Bloomberg View: Smart Trade With China

Dancing—and leading—with China on trade
Illustration by Bloomberg View

China manipulates its currency. By deliberately holding down the exchange rate of the yuan, it’s made its exports artificially cheap and done real harm to producers in other countries, including the U.S. Although the yuan has appreciated by 11 percent since Obama took office, the increase in China’s foreign reserves demonstrates that the currency is still cheap. The country’s rising dollar reserves also show how much China is helping to finance the U.S. budget deficit.

China isn’t alone. It just happens to be the biggest offender. Others include Japan, which is on track to edge out China as the U.S. government’s largest creditor.

Hence, the U.S. needs to take a fairer, more comprehensive approach in its efforts to restore global balance. Rather than singling out China, the U.S. should bring currency policy under more effective review, either through the International Monetary Fund or the World Trade Organization. Member countries should promise to allow movement of currencies toward levels that would reduce trade imbalances. The WTO could decide when and how to punish those who failed to comply—an approach that would insulate the process from such vagaries as the outcome of the U.S. presidential election.

The Chinese, for their part, should recognize that strong multinational oversight is in their best interests. The WTO and its predecessor, the General Agreement on Tariffs and Trade, were designed to help governments promote trade through exchanges of concessions: You lower your import barriers, I’ll lower mine. The idea that opening up to trade hurts your economy unless you’re compensated for it is bad economics, but it’s good domestic politics in that it helps curb protectionist passions. That’s why the international trade-policy system has worked so well. The WTO has been aptly described as a disarmament treaty for mercantilists.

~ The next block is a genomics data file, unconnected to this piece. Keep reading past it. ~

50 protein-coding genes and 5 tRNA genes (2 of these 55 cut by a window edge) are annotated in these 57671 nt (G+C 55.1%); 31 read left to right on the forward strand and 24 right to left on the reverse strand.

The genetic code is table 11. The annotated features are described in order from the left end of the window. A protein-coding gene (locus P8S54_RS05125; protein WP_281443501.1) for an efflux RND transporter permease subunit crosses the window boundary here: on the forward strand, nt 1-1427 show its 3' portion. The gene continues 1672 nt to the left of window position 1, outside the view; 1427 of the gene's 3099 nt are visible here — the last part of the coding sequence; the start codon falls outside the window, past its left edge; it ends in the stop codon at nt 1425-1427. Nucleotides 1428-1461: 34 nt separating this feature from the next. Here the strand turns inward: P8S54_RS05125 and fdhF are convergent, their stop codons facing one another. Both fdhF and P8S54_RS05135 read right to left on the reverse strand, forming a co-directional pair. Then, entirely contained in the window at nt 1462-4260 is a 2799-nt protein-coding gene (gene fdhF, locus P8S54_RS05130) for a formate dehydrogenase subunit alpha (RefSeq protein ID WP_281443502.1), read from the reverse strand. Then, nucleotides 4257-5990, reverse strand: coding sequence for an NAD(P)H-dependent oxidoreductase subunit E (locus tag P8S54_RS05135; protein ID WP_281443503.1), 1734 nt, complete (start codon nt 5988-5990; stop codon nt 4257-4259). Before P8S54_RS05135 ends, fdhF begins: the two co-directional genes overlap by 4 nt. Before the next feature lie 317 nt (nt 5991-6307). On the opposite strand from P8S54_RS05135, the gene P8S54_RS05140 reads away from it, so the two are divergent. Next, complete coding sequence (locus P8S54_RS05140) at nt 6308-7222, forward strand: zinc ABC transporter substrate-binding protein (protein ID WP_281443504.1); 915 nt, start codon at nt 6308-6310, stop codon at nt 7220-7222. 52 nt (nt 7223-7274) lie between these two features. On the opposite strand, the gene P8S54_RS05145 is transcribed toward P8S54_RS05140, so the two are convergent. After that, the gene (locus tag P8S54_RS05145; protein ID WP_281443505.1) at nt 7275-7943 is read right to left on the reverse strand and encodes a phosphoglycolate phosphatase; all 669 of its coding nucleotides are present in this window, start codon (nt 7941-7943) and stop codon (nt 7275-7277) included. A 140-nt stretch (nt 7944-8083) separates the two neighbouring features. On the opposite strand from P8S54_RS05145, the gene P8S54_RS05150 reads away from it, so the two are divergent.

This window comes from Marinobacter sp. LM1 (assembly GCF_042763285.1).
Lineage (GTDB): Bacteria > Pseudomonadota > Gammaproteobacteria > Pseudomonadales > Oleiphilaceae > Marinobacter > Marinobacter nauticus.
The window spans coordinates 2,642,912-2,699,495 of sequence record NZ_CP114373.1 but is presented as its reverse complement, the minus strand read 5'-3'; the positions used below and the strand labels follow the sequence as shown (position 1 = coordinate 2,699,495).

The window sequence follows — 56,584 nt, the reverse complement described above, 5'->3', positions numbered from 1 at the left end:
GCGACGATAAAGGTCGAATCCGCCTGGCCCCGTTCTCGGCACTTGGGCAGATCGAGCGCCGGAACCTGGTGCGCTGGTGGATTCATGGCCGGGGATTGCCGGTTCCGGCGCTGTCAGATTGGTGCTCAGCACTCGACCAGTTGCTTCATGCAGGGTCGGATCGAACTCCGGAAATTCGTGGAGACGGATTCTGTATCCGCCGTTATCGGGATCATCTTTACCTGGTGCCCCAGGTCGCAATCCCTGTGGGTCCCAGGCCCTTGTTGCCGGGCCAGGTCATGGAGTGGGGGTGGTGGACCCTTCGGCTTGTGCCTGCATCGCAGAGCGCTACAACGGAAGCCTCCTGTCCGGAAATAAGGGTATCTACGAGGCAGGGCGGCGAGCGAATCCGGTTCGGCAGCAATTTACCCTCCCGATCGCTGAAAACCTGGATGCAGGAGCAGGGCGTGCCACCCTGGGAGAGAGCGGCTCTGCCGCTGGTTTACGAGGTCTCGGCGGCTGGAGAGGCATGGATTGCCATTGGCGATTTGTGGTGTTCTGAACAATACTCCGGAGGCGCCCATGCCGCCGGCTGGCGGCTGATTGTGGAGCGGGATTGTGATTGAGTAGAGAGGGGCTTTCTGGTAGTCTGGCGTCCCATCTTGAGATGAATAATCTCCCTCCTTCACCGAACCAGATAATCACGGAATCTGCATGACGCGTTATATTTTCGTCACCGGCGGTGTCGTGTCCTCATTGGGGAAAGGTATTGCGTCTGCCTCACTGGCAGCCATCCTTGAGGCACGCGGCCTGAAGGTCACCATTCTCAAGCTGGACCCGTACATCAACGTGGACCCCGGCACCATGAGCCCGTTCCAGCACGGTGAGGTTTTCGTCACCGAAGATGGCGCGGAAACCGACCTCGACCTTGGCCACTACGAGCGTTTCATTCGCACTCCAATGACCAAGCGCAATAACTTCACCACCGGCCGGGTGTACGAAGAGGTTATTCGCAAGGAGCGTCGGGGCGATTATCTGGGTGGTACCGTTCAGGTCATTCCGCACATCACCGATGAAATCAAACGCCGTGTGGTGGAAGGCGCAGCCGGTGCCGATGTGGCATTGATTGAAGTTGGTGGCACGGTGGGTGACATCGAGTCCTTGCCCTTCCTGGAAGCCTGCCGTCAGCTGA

Unfortunately, China—like many other WTO members—seems more interested in mercantilism than disarmament. Since it made the bold move of joining the WTO in 2001, its trade bureaucrats have settled into a narrow-minded litigating mode, seeking gains where they can, using delay to shield temporary trading advantages.

That’s a pity. China in the next few years has to rebalance its economy away from investment and exports and toward consumption and imports. Greater enthusiasm for the underlying purposes of WTO membership would help advance domestic economic reform and deflect the foreign criticism that China resents.

The global trading system suffers from a lack of leadership. The narrow U.S. focus on China’s bad behavior and its own agenda of preferential trade deals underscores the point. Although the multilateral system has survived the global economic slump better than many expected, it’s no thanks to the efforts of governments to strengthen it.

The U.S., as the WTO system’s architect, should reaffirm its commitment to the larger idea. So should China. Theirs is already the most important bilateral relationship in the world. They can help themselves—and everybody else—by forming a partnership to strengthen the multilateral trading system.

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